Tom Hanks, Irma P. Hall, Marlon Wayans, Stephen Root
Joel & Ethan Coen
Joel & Ethan Coen, William Rose
|The latest Coen Brother's film "The Ladykillers" is a challenging film to review. I contemplated its rating all day...vacillating pretty much in the "B" range. It is not that I didn't enjoy this film...quite the contrary, I did enjoy this film. However, this film didn't work for me on a few levels and this lack of connection and consistency have stayed on my mind more than the parts of the film I enjoy.
Tom Hanks, who is pretty much one of the most dependable actors around these days, does what he can to make this character his own. As Professor G.H. Dorr, Hanks has added multiple unique touches from his well noted VERY unique vocalization to his teeth to the simple physical presentation of the character. I admire, greatly, an actor who goes out on a limb with his character...I really do. AND, to his credit he did generally make me forget he was Tom Hanks. Yet, the character also had SOOOOO many quirks that it almost became more noticeable and a distraction from the film itself. In the original version of this film, Alec Guiness did a marvelous job with this character...his was quirky, but there was greater subtlety to his character. There were varying shades of the Professor...Hanks, generally, doesn't give the varying shades that would have added so much to his character.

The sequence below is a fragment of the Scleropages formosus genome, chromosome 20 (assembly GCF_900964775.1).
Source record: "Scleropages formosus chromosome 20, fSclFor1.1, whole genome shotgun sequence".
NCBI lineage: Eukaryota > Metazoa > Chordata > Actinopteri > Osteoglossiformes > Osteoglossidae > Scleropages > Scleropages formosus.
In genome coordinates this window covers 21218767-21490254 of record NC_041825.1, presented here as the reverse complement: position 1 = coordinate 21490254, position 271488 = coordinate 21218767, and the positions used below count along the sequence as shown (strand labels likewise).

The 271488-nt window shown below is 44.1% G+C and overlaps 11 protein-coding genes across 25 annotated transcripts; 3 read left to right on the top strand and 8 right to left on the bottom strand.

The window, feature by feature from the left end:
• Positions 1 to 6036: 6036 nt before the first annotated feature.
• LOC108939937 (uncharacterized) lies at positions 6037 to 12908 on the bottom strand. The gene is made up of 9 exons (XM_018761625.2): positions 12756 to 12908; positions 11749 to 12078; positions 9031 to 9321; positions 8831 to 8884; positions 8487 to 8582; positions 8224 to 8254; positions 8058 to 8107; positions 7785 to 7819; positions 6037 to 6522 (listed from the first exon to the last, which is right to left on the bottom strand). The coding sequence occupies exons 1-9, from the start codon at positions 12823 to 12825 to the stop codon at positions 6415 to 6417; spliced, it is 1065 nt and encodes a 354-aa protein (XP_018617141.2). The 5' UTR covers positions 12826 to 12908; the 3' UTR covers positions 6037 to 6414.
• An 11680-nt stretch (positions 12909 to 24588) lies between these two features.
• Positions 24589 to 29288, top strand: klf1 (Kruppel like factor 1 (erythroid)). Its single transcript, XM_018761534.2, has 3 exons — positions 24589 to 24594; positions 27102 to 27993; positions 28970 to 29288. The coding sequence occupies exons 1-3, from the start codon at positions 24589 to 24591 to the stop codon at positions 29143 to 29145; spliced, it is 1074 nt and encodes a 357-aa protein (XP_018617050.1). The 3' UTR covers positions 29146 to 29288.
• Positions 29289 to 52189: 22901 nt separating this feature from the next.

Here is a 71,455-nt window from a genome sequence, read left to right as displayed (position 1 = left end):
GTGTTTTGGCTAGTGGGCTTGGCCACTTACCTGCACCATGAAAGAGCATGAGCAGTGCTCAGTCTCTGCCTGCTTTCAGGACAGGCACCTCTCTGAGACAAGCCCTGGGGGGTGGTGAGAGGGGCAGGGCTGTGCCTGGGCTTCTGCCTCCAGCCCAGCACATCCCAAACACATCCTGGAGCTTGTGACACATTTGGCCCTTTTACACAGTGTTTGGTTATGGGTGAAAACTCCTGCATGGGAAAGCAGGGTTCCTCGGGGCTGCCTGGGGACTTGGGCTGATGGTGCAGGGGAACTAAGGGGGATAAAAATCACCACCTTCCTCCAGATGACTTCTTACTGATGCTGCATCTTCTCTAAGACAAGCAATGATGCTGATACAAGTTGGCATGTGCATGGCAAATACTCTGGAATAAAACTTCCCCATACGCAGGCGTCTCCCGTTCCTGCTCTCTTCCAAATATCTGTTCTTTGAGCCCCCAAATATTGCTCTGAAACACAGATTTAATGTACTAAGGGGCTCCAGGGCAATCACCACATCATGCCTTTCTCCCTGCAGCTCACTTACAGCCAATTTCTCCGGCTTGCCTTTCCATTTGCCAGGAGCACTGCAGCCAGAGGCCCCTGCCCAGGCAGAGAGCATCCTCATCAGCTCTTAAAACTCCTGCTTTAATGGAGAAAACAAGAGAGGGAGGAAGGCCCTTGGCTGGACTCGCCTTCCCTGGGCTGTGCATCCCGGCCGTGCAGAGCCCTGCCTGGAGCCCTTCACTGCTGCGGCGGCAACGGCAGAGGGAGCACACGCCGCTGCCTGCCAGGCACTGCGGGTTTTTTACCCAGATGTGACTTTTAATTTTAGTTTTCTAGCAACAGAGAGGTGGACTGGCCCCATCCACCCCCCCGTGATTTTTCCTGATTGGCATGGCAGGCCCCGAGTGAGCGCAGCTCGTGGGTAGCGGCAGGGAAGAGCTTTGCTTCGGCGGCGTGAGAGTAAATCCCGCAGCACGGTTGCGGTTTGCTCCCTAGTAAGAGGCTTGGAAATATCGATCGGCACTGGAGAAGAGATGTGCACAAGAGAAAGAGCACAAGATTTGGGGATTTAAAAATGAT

What does work better here is the performance of Irma P. Hall...who takes away all the obnoxious, shrillness from the original film and gives us a real, believable and funny character to go with throughout the film. Hall, who captured the Jury Prize at Cannes Film Festival for this performance, died earlier this year...very sad...she was the jewel of this film.
Another performance in the film that bothered me considerably was that of Marlon Wayans...One of the beautiful trademarks of a Coen Brothers' film is that of subtlety...humor based in real life and within the daily context of a character...Wayans' character was far from subtle and was downright obnoxious. I felt like I was in "Scary Movie" watching him each time he took a scene. In particular, the scene in the Waffle Hut bothered me considerably...while I have no problem with the use of the "F" word...it was overdone in this scene...what could have been a subtle, entertaining scene turned into an obnoxious, over-the-top scene that lacked any of the Coen signature touches.
Other characters worked on varying levels...but, once again...not to the level of the original film. Performers such as JK Simmons, Tzi Ma, Ryan Hurst and Diane Delano seemed mostly caricatures...along with the remarkably subdued performance of George Wallace and Stephen Root.
As in all Coen films, the music generally worked well...they have a knack for that...and I generally enjoyed the production design.
The 2004 version of "The Ladykillers" is an entertaining film, but definitely not the best film to come from the Coen Brothers. It has some unique touches...some work, some don't. But, if you're really into this storyline I'd suggest you pick up the 1955 original version of this film with a remarkable performance by Alec Guiness and Peter Sellers.
|© Written by Richard Propes
The Independent Critic